DefeatDD India videos: Behind-the-scenes commentary

Jul 09, 2017

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Earlier this year, the DefeatDD team journeyed to India to gather stories about the burden of diarrheal disease and the continued need for integrated approaches to prevent the vicious cycle of malnutrition, poverty, and poor health.

 

While the burden of diarrheal disease in India is among the highest in the world, the national momentum for child health and the programs that are already saving lives filled us with optimism and are a beautiful demonstration of what is possible with the right investments. We hope this video series conveys the inspiration we brought back with us.

 

 

Video 1: “Health is our right”: India's momentum against diarrhea

 

 

Hope: We hit the jackpot with partner interviews, but I was personally awestruck by Neerja Chowdhury, a political commentator and journalist who has been a passionate advocate against child malnutrition for 30+ years. I was grateful for the opportunity to feature so many Indian voices in these videos, especially Indian women.  

 

Erika: One of my favorite parts of filming at Lok Nayak Hospital was the colorful murals. We were in the outpatient pediatric ward, and far from being a cold, clinical setting, the bright colors and reflections in the shiny floors made it feel light, pleasant, and welcoming. I think this must be a great comfort to the families who receive care there. Another point I want to mention is that our film crew went to great lengths to get some of the stunning shots seen in the videos, even climbing up on the rooftop of an accommodating neighbor. The climb wasn’t too scary, though. A crowd of neighborhood kids even joined our filmmaker up there so they could take in the view too.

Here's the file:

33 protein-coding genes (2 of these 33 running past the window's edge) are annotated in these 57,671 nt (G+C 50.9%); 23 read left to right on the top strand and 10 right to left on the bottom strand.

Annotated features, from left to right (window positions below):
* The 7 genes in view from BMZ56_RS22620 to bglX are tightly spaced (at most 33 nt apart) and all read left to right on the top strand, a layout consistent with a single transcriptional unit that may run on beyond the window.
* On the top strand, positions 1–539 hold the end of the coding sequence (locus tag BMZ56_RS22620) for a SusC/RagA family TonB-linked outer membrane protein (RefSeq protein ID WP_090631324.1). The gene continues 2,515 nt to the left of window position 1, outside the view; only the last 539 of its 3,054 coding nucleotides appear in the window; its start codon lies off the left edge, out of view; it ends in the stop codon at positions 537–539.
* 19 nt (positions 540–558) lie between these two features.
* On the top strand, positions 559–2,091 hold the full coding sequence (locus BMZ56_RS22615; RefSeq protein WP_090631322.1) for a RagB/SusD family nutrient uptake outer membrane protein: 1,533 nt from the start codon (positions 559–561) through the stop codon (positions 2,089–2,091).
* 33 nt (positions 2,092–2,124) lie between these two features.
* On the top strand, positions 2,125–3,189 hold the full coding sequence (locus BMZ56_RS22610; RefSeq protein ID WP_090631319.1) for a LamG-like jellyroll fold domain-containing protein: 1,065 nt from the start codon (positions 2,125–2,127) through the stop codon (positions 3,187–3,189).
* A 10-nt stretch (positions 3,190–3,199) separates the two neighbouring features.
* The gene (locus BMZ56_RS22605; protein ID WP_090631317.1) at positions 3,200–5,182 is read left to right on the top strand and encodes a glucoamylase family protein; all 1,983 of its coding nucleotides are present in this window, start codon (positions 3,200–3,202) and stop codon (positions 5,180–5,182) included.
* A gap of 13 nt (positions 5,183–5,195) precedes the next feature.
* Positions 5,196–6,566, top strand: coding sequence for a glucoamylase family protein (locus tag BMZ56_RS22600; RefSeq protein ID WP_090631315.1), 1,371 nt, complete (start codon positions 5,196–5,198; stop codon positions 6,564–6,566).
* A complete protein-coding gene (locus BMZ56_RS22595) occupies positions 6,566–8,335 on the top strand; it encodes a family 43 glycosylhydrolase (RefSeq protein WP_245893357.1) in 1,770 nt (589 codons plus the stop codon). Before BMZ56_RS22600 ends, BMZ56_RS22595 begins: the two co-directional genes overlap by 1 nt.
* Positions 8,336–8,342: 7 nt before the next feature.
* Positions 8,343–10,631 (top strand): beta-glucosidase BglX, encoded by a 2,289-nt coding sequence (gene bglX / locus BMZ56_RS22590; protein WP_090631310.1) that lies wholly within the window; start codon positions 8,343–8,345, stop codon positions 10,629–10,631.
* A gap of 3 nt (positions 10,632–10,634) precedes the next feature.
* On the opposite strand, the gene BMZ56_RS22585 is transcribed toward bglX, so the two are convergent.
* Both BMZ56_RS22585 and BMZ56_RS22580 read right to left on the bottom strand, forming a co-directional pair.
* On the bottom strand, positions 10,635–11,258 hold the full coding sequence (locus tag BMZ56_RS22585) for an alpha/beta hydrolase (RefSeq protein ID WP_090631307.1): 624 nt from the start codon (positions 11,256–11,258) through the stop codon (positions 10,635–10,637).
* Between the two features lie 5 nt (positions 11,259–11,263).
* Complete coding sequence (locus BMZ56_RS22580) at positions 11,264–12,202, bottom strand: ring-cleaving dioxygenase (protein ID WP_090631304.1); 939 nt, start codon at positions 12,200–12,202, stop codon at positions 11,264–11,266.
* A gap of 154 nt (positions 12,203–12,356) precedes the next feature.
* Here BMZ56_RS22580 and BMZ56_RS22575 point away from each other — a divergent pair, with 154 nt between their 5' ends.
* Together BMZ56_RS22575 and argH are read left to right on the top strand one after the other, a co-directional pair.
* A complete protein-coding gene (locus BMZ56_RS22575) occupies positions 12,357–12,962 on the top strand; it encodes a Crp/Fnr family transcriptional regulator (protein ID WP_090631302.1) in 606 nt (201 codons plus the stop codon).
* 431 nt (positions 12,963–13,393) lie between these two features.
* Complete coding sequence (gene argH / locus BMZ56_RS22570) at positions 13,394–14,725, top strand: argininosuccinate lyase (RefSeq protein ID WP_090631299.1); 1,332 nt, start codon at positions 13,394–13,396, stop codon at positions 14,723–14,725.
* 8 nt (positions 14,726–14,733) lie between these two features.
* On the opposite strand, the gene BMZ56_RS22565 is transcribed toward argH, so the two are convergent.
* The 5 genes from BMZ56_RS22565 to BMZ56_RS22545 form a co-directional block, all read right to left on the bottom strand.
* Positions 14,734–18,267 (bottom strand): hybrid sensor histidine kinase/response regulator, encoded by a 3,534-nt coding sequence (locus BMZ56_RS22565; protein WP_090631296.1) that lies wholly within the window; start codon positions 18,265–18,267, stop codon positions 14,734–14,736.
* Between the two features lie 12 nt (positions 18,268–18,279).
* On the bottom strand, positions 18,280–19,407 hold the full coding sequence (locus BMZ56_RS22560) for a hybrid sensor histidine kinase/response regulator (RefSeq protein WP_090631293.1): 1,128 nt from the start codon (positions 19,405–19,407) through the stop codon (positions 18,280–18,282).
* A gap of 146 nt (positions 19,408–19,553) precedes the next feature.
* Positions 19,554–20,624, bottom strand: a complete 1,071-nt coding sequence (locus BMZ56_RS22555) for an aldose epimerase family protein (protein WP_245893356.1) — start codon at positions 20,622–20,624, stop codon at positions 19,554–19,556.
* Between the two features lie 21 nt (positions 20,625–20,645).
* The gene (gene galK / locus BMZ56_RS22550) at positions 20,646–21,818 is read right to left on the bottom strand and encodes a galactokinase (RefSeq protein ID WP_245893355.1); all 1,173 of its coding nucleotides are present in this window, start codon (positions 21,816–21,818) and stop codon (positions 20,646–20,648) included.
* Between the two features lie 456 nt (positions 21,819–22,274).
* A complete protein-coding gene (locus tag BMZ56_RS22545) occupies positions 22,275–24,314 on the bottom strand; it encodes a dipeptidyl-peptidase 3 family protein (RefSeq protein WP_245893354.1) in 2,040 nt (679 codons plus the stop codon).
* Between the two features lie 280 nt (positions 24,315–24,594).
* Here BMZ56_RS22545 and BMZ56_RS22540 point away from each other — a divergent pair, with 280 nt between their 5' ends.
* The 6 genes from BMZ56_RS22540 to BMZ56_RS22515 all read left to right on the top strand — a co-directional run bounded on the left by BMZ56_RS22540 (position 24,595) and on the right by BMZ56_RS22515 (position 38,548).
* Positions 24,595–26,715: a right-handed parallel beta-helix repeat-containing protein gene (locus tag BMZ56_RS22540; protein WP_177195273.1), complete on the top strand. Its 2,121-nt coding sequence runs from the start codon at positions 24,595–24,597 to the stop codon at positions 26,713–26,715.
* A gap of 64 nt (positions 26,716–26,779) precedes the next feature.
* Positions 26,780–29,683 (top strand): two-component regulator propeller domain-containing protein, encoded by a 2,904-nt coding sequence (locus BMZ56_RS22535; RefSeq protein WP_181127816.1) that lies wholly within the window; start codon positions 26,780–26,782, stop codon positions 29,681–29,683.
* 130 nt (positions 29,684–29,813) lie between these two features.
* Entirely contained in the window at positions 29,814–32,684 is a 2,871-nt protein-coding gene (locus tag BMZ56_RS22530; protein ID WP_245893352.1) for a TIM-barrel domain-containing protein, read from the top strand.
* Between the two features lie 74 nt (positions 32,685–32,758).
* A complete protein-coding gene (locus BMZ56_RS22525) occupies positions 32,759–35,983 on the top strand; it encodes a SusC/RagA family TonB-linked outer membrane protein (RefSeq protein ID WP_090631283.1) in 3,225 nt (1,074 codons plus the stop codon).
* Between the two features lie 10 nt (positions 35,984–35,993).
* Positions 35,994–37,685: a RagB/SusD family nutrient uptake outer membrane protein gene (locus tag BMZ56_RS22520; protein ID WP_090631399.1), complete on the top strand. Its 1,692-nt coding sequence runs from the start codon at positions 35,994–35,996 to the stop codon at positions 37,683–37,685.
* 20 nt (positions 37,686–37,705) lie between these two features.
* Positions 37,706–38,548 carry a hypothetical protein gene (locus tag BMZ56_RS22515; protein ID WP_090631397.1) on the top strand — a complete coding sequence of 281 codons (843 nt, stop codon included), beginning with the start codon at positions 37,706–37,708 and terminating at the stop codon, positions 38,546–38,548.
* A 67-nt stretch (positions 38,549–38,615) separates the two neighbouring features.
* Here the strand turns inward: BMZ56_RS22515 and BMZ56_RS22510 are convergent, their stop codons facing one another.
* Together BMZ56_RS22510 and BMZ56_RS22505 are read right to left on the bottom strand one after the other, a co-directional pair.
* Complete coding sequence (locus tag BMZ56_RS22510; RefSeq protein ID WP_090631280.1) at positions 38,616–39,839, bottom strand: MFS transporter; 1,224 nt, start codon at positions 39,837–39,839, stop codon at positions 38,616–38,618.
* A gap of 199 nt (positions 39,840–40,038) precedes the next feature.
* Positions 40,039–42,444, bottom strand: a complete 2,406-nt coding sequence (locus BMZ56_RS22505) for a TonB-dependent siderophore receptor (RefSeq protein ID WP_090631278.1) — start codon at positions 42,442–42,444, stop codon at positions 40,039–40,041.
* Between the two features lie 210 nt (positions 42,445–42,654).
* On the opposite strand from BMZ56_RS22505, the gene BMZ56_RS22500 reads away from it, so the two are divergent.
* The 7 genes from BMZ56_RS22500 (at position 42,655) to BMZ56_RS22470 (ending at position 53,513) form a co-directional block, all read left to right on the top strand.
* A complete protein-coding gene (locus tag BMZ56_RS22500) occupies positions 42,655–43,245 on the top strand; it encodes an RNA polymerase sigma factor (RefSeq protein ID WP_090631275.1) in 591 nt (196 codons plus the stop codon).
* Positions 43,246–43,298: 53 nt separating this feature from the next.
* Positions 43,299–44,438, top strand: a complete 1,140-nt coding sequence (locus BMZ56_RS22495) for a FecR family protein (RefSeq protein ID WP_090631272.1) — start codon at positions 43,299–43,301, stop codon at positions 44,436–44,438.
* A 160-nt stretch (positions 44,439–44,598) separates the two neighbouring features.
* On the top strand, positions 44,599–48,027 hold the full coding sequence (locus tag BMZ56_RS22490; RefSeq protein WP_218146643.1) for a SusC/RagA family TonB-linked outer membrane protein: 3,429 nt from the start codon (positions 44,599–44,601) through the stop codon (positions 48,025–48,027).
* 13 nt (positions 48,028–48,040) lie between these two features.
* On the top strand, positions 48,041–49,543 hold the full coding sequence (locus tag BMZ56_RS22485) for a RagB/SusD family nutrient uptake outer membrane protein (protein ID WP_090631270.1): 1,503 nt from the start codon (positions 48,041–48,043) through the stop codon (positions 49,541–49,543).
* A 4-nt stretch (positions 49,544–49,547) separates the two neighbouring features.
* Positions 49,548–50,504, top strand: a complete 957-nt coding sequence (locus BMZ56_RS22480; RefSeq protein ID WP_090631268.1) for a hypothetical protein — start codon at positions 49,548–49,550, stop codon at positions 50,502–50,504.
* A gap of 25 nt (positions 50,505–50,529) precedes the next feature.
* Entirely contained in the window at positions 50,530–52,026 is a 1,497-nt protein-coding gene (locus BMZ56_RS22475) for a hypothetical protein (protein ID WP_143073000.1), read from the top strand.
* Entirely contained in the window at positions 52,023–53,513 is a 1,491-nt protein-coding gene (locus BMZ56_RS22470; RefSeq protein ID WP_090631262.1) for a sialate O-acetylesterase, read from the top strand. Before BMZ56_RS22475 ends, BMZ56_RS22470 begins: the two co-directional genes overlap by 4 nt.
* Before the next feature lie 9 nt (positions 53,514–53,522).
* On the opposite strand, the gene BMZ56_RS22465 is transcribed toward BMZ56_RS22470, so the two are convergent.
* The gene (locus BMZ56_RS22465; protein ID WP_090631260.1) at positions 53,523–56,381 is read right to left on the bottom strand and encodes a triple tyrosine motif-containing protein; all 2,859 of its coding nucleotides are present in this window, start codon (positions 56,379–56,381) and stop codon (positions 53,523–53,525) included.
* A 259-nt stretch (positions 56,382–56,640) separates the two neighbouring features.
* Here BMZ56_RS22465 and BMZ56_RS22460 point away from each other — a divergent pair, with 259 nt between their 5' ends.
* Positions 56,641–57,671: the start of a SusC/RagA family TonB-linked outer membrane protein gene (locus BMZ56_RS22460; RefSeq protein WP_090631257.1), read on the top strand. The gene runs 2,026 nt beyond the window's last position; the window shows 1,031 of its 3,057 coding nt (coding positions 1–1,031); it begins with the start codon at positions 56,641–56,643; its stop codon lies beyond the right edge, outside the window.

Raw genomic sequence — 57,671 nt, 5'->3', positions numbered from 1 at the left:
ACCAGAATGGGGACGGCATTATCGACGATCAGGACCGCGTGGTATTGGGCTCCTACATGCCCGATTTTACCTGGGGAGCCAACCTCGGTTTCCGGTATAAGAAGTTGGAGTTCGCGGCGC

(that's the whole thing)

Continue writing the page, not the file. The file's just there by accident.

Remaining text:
Sushmita: It was heartening to hear the cross section of India’s doctors, WASH implementers, and community nailing in repeatedly the hope that things are way, way better in India than several years ago. However, there is a long road to cover given that the effects of episodes of diarrhea cannot always be seen and manifest themselves within an ailing child.    

 

 

Video 2: “A healthy start to a new generation”: Stopping the cycle of diarrheal disease

 

 

Hope: One of my favorite moments of this trip was visiting Save the Children’s mother’s group. We stopped our car in the middle of a bustling informal settlement and found the group of mothers nestled apart from the chaos in a tiny bright green room behind an open garage door. In this unassuming and easily bypassed corner, mothers were learning lessons that could very well save their children’s lives. I captured this video to remember their energy, the vibrant colors, and the adorable little boy who stole my heart (he appears at the end of the clip).